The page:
08 Mar 2021
An increase in the contactless payment limit to £100 may cause an surge in thefts and fraud, figures working in banking and finance have warned.
The amount that people can spend on “tap and go” cards is currently limited to £45 but is set to more than double to a limit of £100.
The UK government has said that by increasing the limit, millions of payments will be made more simple. Contactless cards are a popular choice and in 2019, eight out of 10 adults in the UK used contactless payments.
Although the decision may be welcome news for shoppers, some have warned that the increase in funds available to spend without typing in a pin could be seized on by criminals.
Gareth Shaw, head of money at consumer research and advice body Which?, said: “The risk of falling victim to contactless card fraud is currently low, but there is potential for thefts to rise if criminals take advantage of the increased spending limit to maximise the amount they can steal.”
Andy Renshaw, from Feedzai, a data science company that looks at fraud risk for financial institutions, said: “While done with the objective of boosting high street shopping, this move means that banks will have to work even faster to identify and block potentially suspicious transactions.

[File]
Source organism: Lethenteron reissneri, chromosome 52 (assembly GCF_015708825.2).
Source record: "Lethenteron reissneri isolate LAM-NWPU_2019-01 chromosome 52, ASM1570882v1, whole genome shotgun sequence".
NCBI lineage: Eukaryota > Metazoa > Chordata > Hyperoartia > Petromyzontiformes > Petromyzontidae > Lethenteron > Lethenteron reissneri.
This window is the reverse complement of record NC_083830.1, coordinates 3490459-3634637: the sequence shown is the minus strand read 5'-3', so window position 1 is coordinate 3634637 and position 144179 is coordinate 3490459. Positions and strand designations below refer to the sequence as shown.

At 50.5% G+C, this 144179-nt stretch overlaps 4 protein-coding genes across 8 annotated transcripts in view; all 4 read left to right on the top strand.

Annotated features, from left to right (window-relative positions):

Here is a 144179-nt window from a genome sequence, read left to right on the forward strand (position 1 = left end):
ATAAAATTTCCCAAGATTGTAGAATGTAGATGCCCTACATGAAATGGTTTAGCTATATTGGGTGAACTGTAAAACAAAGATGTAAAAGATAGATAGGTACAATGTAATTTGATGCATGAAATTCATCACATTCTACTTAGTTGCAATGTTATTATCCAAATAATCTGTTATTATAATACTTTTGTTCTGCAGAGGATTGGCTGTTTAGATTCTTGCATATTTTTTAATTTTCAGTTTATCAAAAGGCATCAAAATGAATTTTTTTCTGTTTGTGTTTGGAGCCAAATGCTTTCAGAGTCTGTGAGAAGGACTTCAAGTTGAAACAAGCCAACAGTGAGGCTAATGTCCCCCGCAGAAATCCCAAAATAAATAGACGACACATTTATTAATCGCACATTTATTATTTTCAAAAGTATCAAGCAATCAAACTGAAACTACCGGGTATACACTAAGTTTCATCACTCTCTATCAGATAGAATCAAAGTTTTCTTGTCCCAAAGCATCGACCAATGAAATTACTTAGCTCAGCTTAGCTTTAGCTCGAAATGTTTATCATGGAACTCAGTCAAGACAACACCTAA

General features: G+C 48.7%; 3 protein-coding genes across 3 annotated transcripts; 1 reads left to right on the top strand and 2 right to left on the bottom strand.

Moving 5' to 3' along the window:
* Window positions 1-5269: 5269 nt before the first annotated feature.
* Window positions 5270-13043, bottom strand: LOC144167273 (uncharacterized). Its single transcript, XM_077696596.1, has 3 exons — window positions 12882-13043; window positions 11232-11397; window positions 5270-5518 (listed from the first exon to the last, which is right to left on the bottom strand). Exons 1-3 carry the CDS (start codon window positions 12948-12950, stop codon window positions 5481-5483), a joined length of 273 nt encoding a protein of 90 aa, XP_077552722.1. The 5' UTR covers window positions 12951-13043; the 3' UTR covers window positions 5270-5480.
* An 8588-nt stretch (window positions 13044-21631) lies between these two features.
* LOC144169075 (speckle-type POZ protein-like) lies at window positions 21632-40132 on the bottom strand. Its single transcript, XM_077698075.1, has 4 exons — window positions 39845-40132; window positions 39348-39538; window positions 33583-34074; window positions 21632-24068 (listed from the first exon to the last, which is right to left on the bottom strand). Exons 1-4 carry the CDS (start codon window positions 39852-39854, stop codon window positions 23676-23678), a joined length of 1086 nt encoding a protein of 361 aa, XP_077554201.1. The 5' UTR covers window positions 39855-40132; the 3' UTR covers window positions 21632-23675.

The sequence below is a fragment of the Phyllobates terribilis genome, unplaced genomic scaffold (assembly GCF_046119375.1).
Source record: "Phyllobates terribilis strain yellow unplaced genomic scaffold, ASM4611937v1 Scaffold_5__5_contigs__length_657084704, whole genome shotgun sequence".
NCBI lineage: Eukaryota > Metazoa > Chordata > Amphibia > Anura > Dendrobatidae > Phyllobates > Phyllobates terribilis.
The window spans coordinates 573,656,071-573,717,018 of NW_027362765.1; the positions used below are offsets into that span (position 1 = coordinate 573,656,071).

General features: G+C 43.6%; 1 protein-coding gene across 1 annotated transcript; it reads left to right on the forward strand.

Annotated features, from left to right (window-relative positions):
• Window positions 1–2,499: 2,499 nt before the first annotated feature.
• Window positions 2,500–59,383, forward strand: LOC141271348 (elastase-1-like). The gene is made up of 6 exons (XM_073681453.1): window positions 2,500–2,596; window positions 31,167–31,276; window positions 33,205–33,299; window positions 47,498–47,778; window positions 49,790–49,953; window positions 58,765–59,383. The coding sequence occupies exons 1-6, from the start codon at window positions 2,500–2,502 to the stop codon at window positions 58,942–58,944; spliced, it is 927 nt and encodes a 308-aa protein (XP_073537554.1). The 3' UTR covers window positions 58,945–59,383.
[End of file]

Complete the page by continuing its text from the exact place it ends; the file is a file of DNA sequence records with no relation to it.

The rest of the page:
“Of particular interest will be how much a fraudster can spend in total between each chip and pin verification, expected to be £300. While we expect that all the necessary precautions will be put in place, there is certainly an added element of risk that will need to be accounted as banks and customers adapt.”
Shadow home secretary Nick Thomas-Symonds said it is “absolutely vital” that the government provides “greater reassurance, since raising the contactless limit to £100 effectively means people are carrying even more valuable possessions with them”.
Mr Shaw said limits will still be in place on the number of transactions made before a pin is requested and banks will be expected to refund money lost through such crimes.
He urged people to report lost or stolen cards to banks as soon as possible, check statements regularly for suspicious transactions and not to keep cards in easily accessible pockets or bags.
Mr Lee suggested people could help protect themselves by using digital banking with security controls so cards can be frozen instantly, setting spending limits, or paying with QR codes instead of cards to help make payments more secure and minimise the gain for criminals.
By Flora Thompson, The Independent, 5 March 2021
Read more at The Independent
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